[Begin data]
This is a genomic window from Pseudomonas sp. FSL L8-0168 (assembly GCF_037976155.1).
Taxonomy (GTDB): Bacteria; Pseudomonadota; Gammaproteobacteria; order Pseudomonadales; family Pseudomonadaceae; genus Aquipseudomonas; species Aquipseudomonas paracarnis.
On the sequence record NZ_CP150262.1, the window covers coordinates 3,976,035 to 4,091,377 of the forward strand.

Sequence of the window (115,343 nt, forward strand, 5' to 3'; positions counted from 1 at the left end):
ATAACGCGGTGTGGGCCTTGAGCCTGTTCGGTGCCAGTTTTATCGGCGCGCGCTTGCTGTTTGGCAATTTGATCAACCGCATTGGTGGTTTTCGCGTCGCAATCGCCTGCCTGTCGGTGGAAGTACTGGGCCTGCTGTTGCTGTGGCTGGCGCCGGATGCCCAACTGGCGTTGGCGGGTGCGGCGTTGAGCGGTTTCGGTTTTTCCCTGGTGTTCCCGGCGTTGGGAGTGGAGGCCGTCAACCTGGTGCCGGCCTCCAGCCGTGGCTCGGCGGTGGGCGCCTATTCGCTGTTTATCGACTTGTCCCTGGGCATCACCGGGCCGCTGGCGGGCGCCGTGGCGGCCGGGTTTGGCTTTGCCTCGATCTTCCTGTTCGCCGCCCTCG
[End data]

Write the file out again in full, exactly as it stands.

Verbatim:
This is a genomic window from Pseudomonas sp. FSL L8-0168 (assembly GCF_037976155.1).
Taxonomy (GTDB): Bacteria; Pseudomonadota; Gammaproteobacteria; order Pseudomonadales; family Pseudomonadaceae; genus Aquipseudomonas; species Aquipseudomonas paracarnis.
On the sequence record NZ_CP150262.1, the window covers coordinates 3,976,035 to 4,091,377 of the forward strand.

Sequence of the window (115,343 nt, forward strand, 5' to 3'; positions counted from 1 at the left end):
ATAACGCGGTGTGGGCCTTGAGCCTGTTCGGTGCCAGTTTTATCGGCGCGCGCTTGCTGTTTGGCAATTTGATCAACCGCATTGGTGGTTTTCGCGTCGCAATCGCCTGCCTGTCGGTGGAAGTACTGGGCCTGCTGTTGCTGTGGCTGGCGCCGGATGCCCAACTGGCGTTGGCGGGTGCGGCGTTGAGCGGTTTCGGTTTTTCCCTGGTGTTCCCGGCGTTGGGAGTGGAGGCCGTCAACCTGGTGCCGGCCTCCAGCCGTGGCTCGGCGGTGGGCGCCTATTCGCTGTTTATCGACTTGTCCCTGGGCATCACCGGGCCGCTGGCGGGCGCCGTGGCGGCCGGGTTTGGCTTTGCCTCGATCTTCCTGTTCGCCGCCCTCG